This study has some limitations. First, we assessed the presence of OSAHS with electrocardiography recordings, although polysomnography is the gold standard for diagnosing OSAHS. However, nighttime electrocardiography patterns can be used to screen for the disorder,14 and previous research has shown that the electrocardiography pattern detected in this study is a reliable and valid method for detecting moderate to severe OSAHS.20 In addition, patients diagnosed with OSAHS by the heart-rate pattern had a higher body mass index and higher high-sensitivity C-reactive protein levels (both of which are associated with OSAHS) than patients without OSAHS. Since the cyclical patterns of heart rate are most prominent in patients with moderate to severe OSAHS, it is possible that patients with mild but clinically significant OSAHS were not recognized. Moderate to severe OSAHS is consistent with an apnea-hypopnea index corresponding to > 30 apneas and hypopneas per hour of sleep, but results from the Sleep Heart Health Study41 suggest that even an apnea-hypopnea index as low as 5 is associated with an increased risk of cardiovascular events.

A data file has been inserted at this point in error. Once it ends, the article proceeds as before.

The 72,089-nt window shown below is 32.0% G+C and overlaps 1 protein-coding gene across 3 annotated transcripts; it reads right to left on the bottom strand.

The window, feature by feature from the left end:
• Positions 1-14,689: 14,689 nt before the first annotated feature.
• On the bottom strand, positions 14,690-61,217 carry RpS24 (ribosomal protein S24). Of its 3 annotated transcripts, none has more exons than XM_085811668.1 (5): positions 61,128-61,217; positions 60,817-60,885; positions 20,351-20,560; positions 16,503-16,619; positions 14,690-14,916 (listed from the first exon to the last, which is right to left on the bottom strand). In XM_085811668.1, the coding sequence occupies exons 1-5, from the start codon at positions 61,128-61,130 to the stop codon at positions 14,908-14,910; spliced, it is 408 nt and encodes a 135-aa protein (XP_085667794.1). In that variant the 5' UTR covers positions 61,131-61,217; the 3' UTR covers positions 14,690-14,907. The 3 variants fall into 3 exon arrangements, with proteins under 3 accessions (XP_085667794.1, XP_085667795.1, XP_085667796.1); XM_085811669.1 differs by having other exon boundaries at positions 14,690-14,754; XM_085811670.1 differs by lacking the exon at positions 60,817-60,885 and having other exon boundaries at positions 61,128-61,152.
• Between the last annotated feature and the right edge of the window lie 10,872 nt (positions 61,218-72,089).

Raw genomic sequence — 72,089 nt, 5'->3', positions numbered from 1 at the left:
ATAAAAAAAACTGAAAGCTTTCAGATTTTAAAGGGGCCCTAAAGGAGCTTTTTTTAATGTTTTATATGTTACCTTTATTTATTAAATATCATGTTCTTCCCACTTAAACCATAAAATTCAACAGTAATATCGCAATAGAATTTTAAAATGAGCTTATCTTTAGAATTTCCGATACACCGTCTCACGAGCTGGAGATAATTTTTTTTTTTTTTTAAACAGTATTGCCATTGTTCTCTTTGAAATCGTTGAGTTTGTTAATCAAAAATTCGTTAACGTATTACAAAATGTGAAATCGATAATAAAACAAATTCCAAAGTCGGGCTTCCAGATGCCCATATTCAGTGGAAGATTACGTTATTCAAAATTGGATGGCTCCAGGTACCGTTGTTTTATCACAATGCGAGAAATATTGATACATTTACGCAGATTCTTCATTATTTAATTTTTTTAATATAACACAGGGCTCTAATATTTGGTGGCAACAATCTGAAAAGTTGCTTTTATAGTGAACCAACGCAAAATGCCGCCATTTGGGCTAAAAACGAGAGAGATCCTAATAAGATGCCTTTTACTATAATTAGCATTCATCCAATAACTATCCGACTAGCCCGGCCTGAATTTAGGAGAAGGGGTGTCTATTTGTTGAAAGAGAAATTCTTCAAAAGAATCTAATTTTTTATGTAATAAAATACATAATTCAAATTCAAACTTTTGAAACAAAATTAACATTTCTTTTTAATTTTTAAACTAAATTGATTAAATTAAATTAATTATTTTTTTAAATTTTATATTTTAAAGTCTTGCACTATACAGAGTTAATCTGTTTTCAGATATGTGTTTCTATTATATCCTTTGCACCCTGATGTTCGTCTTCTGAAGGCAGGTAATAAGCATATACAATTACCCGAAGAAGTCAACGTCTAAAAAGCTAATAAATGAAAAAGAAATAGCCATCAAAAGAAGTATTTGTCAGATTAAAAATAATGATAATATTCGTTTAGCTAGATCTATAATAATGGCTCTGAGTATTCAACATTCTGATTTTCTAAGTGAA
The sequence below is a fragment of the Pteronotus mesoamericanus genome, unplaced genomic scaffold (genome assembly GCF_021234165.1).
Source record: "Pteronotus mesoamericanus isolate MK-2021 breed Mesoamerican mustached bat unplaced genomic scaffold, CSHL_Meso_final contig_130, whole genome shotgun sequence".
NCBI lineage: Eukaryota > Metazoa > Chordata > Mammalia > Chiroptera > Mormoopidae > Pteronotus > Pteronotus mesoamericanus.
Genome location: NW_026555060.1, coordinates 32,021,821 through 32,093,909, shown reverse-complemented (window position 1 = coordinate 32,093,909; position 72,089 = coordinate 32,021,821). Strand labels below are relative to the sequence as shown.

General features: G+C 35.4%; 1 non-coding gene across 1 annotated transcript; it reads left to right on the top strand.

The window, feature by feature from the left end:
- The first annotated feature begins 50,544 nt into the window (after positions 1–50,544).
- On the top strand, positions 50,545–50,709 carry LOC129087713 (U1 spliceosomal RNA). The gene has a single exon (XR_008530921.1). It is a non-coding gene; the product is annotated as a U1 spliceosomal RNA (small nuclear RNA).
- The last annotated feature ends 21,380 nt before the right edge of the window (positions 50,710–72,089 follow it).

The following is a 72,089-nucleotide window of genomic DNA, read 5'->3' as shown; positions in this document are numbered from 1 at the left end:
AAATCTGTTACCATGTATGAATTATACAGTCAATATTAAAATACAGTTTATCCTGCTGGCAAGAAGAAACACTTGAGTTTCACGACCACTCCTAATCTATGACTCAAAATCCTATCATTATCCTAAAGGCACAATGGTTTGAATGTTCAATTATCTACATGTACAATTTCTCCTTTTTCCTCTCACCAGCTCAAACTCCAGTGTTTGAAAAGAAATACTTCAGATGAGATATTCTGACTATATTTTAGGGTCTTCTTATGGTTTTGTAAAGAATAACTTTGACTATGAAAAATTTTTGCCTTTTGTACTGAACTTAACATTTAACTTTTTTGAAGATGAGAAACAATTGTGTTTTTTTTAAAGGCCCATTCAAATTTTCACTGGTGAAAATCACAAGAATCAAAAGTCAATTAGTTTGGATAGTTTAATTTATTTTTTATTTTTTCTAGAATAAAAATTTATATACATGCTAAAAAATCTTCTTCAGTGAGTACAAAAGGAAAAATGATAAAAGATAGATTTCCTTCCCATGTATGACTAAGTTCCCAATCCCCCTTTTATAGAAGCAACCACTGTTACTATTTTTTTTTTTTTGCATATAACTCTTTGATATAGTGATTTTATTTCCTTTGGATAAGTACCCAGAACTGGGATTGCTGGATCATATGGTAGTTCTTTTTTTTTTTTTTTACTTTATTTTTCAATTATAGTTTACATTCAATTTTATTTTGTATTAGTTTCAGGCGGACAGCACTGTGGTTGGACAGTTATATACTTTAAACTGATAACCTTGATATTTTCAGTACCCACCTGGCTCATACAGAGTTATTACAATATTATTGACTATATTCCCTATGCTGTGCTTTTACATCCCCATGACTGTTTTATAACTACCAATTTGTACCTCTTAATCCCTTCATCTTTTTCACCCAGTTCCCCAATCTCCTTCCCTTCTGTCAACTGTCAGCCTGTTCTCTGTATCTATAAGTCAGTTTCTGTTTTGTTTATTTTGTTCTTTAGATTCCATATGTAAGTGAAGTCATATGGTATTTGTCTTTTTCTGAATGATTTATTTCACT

The study also had a relatively small sample size. However, similar to prior studies of patients with coronary heart disease, the prevalence of previously undetected OSAHS was high in this group of patients. Furthermore, this study was based on a secondary analysis of a randomized controlled trial to evaluate the effect of omega-3 augmentation of sertraline for the treatment of depression in patients with coronary heart disease. The participants were treated with a single antidepressant medication at a relatively modest dose. Better outcomes might have been achieved if the participants had been given a higher dose of sertraline or another antidepressant. However, previous studies have found little additional improvement in response rates with higher dosages of sertraline (100-200 mg/d), despite a significant increase in side effects.42,43 Future research should assess the association between OSAHS and treatment response to standard antidepressant medications using additional antidepressants and formal definitions of treatment resistance.44